Cats of all ages have the tendency to be carefree and to live in the moment. They have a positive attitude that is infectious, and appear to have no anxiety about the future or regrets about the past. We humans aspire to this spontaneous mindfulness.
Just thirty minutes in the company of a kitten or energetic cat will help us achieve this if we follow their lead.
Cats are tireless, sensitive and attentive companions, who for the most part, are non-verbal. Their non-judgemental nature, and unconditional love and devotion are soothing balms for anyone experiencing emotional problems, such as rejection, anxiety and sadness.
You can see why having a cat is good for mental health when you consider those aspects.
A further example would be feline training programs in prisons. They have proven to be very successful in calming inmates with anger management problems. The process of bonding and caring for their foster cats gives them an outlet for their pent-up energy.
Prisoners are also given a sense of purpose as the cats ultimately become service cats and the prisoners feel that they are contributing to society.
Cats are the ideal tonic for loneliness and for people experiencing periods of forced isolation. A study conducted at the University of Utah, during periods of the recent lockdown, indicate that the presence of a cat had a more favourable effect on the subjects’ stress levels than the presence of a close friend.
For people who are able or who need to leave the house on a regular basis, there is always the reassurance of a passionate welcome when they return home.
5. Psychological wellbeing
For people suffering from depression, cats provide an opportunity to think beyond their problems. To some extent, a cat gives the owner a sense of purpose. There is a reason to get out of bed each day – to feed the cat; and to leave the house – to exercise it and let it do its business.
Regular caring of a pet provides structure to a day, and a sense of being in control, however rudimentary. Caring for a cat leads to self-care. When the cat needs feeding, its owner might be encouraged to eat something as well.
Having to go outdoors could prompt the owner to dress appropriately and not spend the whole day in their pyjamas.
All the benefits discussed above are helpful for people trying to recover from substance abuse. A cat reduces the negative conditions that often cause addicts to seek solace in alcohol, drugs or risky behaviour.
Often addicts seek social interaction to combat loneliness. They frequent occasions and venues where alcohol is central to proceedings. Owning and caring for a cat can be an antidote.
A study conducted at John Hopkins University has found that there is a statistically significant decrease in the risk of schizophrenia developing in adults who have had cats as pets during their childhood.
“Serious psychiatric disorders have been associated with alterations in the immune system linked to environmental exposures in early life, and since household pets are often among the first things with which children have close contact, it was logical for us to explore the possibilities of a connection between the two.” (view source)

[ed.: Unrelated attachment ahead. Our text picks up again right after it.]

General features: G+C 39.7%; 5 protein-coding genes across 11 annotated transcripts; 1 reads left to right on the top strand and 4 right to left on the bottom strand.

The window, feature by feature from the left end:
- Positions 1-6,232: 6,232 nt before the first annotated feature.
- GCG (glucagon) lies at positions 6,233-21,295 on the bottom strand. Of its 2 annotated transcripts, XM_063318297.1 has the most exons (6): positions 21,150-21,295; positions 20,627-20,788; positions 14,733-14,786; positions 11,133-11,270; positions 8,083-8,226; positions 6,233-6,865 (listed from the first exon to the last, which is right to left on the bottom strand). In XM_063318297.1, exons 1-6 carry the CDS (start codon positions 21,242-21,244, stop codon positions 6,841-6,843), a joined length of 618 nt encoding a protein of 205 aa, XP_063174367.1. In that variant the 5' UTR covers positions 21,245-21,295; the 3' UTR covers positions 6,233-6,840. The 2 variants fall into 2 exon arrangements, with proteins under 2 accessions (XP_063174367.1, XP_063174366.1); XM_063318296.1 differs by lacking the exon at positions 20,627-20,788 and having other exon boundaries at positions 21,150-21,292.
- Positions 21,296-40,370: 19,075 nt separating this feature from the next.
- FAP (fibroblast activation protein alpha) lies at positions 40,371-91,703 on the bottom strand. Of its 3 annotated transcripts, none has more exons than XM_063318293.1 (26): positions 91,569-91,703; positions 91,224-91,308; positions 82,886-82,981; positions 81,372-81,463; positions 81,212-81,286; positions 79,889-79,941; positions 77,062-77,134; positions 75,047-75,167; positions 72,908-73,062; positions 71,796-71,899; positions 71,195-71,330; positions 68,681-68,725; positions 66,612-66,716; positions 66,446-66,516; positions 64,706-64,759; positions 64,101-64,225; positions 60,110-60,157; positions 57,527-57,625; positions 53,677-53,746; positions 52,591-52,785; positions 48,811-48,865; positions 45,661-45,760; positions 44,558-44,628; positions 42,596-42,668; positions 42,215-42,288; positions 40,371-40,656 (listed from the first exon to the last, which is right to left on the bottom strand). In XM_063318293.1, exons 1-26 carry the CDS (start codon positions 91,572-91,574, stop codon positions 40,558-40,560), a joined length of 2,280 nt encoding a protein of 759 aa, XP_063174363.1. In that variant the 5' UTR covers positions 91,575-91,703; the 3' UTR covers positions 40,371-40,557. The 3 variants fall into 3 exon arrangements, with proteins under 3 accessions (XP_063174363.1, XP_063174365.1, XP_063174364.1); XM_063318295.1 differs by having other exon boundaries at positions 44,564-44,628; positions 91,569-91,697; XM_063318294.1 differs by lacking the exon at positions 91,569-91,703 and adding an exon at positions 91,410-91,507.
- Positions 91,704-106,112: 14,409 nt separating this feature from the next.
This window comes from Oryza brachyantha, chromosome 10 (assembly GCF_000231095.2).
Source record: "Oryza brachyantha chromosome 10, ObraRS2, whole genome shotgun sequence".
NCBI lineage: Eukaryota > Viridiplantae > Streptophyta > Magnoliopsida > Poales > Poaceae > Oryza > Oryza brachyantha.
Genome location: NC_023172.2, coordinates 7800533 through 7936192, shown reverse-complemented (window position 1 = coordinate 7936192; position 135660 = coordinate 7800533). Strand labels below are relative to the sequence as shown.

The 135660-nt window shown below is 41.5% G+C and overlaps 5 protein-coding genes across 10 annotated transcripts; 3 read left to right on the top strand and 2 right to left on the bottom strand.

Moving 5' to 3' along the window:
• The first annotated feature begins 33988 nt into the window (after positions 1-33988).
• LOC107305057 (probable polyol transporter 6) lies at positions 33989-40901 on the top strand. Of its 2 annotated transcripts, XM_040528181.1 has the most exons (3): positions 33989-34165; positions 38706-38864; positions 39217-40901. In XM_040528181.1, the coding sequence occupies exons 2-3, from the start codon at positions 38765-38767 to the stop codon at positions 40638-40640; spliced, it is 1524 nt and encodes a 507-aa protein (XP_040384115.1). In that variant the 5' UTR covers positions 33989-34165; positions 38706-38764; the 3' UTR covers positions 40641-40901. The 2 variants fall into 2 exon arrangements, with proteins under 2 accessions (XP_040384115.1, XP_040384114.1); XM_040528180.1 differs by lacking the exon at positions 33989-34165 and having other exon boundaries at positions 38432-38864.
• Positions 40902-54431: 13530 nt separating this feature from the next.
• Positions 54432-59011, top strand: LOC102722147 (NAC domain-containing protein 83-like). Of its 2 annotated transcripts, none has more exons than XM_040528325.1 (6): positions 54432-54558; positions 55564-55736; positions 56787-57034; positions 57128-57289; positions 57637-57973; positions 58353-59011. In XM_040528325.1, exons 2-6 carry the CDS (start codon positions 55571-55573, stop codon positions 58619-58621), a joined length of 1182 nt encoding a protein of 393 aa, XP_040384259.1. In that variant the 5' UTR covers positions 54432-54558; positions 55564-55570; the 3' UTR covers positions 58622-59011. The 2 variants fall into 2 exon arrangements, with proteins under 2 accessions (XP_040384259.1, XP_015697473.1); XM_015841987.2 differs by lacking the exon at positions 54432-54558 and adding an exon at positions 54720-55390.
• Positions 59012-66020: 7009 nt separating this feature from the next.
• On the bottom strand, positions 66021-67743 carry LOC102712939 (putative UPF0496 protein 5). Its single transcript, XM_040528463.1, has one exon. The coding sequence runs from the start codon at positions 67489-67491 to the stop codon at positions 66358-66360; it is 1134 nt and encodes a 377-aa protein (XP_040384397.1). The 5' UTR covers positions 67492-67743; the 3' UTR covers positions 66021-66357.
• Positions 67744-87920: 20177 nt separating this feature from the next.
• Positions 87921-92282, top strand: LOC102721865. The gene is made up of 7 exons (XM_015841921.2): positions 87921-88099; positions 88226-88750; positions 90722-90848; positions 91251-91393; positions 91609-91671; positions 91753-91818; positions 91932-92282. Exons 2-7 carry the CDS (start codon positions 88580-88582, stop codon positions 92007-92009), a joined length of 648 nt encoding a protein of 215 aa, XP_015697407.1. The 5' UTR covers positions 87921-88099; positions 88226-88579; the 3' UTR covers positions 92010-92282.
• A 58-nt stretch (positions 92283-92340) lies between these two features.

Another conclusion drawn was that close physical contact with pets helps to improve immunity by reducing allergies and increasing resistance to animal bacteria and viruses.
Physical wellbeing translates into psychological wellbeing, or as the Roman poet Juvenal stated, ‘a healthy mind in a healthy body’.
6. Social wellbeing
Children who grow up forming healthy relationships with pets, find it easier to maintain healthy relationships with people, in their formative years and later on, in adulthood. Caring for a pet also engenders a sense of responsibility and connectedness.
Cats provide opportunities for casual encounters and possibly longer-term friendships. Cat owners may chat to others while buying pet food, visiting the vet, walking the cat, and even online.
There are many social factors, peculiar to the last half-century, that have increased the demand for cat companions. Rapid urbanisation and the breakdown of extended families have decreased the number of social bonds people nurture.
Single person households and lengthy retirements are also fuelling demand for feline companionship. For most of the people who find themselves in these circumstances, the interaction with their cats is their primary relationship.
An industry and a community have sprung up around the rescue of cats. Even royalty and presidents-elect now have ‘rescue’ cats. There is a social status attached to these cats that was previously reserved only for the those with pampered and pedigreed cats.
My aunt has three rescue cats and I often wonder “Who rescued whom?” – they have done wonders for her mental health, and she’s the first to admit it.
7. Overall importance of cats
Perhaps the importance of cats in the lives of humans can be quantified in monetary terms. The ‘cat’ industry in the United States is projected to be worth $99 billion in 2020. It is a growth industry in an economy of uncertainty.
Aside from the studies and research, I don’t think you would ever find a pet owner who would disagree that their cat isn’t good for their mental health.
On a personal level, my cat has brought me happiness, companionship, and got me off my backside with daily walks into the local forest.
All good things for the soul.